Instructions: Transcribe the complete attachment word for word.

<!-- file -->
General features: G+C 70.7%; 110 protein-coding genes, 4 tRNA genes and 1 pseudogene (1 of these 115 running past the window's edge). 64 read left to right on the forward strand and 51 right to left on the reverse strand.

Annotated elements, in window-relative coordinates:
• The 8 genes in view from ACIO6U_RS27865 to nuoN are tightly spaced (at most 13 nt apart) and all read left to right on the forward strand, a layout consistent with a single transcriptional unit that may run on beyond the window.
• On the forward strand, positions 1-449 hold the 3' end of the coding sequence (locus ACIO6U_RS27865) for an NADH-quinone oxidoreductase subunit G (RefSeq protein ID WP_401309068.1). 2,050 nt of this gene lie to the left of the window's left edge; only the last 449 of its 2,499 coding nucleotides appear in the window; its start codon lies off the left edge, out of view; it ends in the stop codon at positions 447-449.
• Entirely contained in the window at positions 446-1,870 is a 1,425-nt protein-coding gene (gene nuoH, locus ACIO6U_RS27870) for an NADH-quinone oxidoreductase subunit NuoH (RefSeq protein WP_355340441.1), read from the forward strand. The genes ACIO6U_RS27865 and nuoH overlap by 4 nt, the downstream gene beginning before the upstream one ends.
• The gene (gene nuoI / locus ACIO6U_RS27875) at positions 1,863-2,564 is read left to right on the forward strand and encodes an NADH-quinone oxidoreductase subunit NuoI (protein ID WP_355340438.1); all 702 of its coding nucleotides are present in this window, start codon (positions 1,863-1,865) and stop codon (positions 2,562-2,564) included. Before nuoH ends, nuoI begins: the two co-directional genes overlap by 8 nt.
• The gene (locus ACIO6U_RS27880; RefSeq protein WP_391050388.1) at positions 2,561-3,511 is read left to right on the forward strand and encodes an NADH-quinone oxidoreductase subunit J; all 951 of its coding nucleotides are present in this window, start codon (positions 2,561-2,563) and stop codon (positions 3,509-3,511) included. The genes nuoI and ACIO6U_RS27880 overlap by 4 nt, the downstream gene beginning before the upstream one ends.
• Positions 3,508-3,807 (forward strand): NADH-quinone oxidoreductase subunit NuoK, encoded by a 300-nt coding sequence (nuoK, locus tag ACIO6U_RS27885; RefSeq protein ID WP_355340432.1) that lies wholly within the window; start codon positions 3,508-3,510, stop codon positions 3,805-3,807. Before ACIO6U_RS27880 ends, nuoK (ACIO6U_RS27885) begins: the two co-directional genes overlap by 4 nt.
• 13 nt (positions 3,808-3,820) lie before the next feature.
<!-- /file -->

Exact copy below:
General features: G+C 70.7%; 110 protein-coding genes, 4 tRNA genes and 1 pseudogene (1 of these 115 running past the window's edge). 64 read left to right on the forward strand and 51 right to left on the reverse strand.

Annotated elements, in window-relative coordinates:
• The 8 genes in view from ACIO6U_RS27865 to nuoN are tightly spaced (at most 13 nt apart) and all read left to right on the forward strand, a layout consistent with a single transcriptional unit that may run on beyond the window.
• On the forward strand, positions 1-449 hold the 3' end of the coding sequence (locus ACIO6U_RS27865) for an NADH-quinone oxidoreductase subunit G (RefSeq protein ID WP_401309068.1). 2,050 nt of this gene lie to the left of the window's left edge; only the last 449 of its 2,499 coding nucleotides appear in the window; its start codon lies off the left edge, out of view; it ends in the stop codon at positions 447-449.
• Entirely contained in the window at positions 446-1,870 is a 1,425-nt protein-coding gene (gene nuoH, locus ACIO6U_RS27870) for an NADH-quinone oxidoreductase subunit NuoH (RefSeq protein WP_355340441.1), read from the forward strand. The genes ACIO6U_RS27865 and nuoH overlap by 4 nt, the downstream gene beginning before the upstream one ends.
• The gene (gene nuoI / locus ACIO6U_RS27875) at positions 1,863-2,564 is read left to right on the forward strand and encodes an NADH-quinone oxidoreductase subunit NuoI (protein ID WP_355340438.1); all 702 of its coding nucleotides are present in this window, start codon (positions 1,863-1,865) and stop codon (positions 2,562-2,564) included. Before nuoH ends, nuoI begins: the two co-directional genes overlap by 8 nt.
• The gene (locus ACIO6U_RS27880; RefSeq protein WP_391050388.1) at positions 2,561-3,511 is read left to right on the forward strand and encodes an NADH-quinone oxidoreductase subunit J; all 951 of its coding nucleotides are present in this window, start codon (positions 2,561-2,563) and stop codon (positions 3,509-3,511) included. The genes nuoI and ACIO6U_RS27880 overlap by 4 nt, the downstream gene beginning before the upstream one ends.
• Positions 3,508-3,807 (forward strand): NADH-quinone oxidoreductase subunit NuoK, encoded by a 300-nt coding sequence (nuoK, locus tag ACIO6U_RS27885; RefSeq protein ID WP_355340432.1) that lies wholly within the window; start codon positions 3,508-3,510, stop codon positions 3,805-3,807. Before ACIO6U_RS27880 ends, nuoK (ACIO6U_RS27885) begins: the two co-directional genes overlap by 4 nt.
• 13 nt (positions 3,808-3,820) lie before the next feature.